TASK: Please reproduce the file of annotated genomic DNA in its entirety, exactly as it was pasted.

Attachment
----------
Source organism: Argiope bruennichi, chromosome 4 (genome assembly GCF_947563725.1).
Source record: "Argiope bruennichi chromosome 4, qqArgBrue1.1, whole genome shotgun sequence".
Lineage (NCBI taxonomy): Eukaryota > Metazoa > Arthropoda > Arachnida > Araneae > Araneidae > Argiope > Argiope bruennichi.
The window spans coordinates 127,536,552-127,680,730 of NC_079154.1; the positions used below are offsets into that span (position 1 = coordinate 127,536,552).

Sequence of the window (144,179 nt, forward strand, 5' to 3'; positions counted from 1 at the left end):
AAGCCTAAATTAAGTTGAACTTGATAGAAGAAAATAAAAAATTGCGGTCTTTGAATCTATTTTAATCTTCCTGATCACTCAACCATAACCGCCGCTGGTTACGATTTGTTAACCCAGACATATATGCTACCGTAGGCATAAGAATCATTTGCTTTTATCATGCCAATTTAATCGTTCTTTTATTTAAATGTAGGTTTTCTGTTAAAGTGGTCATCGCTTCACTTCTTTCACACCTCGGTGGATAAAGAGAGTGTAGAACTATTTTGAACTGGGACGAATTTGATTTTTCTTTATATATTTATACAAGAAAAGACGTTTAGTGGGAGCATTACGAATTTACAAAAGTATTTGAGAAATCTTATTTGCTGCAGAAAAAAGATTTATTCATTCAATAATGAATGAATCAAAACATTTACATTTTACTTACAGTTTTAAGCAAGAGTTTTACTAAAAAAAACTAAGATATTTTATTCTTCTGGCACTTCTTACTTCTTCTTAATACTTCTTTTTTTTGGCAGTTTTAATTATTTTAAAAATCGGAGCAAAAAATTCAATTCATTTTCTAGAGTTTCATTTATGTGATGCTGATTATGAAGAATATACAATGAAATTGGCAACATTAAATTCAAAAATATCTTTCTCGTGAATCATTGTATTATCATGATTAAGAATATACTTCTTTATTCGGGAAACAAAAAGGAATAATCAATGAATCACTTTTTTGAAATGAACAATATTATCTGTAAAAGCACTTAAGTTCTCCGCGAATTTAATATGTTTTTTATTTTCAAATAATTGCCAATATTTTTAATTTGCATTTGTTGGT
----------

Source organism: Argiope bruennichi, chromosome 4 (genome assembly GCF_947563725.1).
Source record: "Argiope bruennichi chromosome 4, qqArgBrue1.1, whole genome shotgun sequence".
Lineage (NCBI taxonomy): Eukaryota > Metazoa > Arthropoda > Arachnida > Araneae > Araneidae > Argiope > Argiope bruennichi.
The window spans coordinates 127,536,552-127,680,730 of NC_079154.1; the positions used below are offsets into that span (position 1 = coordinate 127,536,552).

Sequence of the window (144,179 nt, forward strand, 5' to 3'; positions counted from 1 at the left end):
AAGCCTAAATTAAGTTGAACTTGATAGAAGAAAATAAAAAATTGCGGTCTTTGAATCTATTTTAATCTTCCTGATCACTCAACCATAACCGCCGCTGGTTACGATTTGTTAACCCAGACATATATGCTACCGTAGGCATAAGAATCATTTGCTTTTATCATGCCAATTTAATCGTTCTTTTATTTAAATGTAGGTTTTCTGTTAAAGTGGTCATCGCTTCACTTCTTTCACACCTCGGTGGATAAAGAGAGTGTAGAACTATTTTGAACTGGGACGAATTTGATTTTTCTTTATATATTTATACAAGAAAAGACGTTTAGTGGGAGCATTACGAATTTACAAAAGTATTTGAGAAATCTTATTTGCTGCAGAAAAAAGATTTATTCATTCAATAATGAATGAATCAAAACATTTACATTTTACTTACAGTTTTAAGCAAGAGTTTTACTAAAAAAAACTAAGATATTTTATTCTTCTGGCACTTCTTACTTCTTCTTAATACTTCTTTTTTTTGGCAGTTTTAATTATTTTAAAAATCGGAGCAAAAAATTCAATTCATTTTCTAGAGTTTCATTTATGTGATGCTGATTATGAAGAATATACAATGAAATTGGCAACATTAAATTCAAAAATATCTTTCTCGTGAATCATTGTATTATCATGATTAAGAATATACTTCTTTATTCGGGAAACAAAAAGGAATAATCAATGAATCACTTTTTTGAAATGAACAATATTATCTGTAAAAGCACTTAAGTTCTCCGCGAATTTAATATGTTTTTTATTTTCAAATAATTGCCAATATTTTTAATTTGCATTTGTTGGT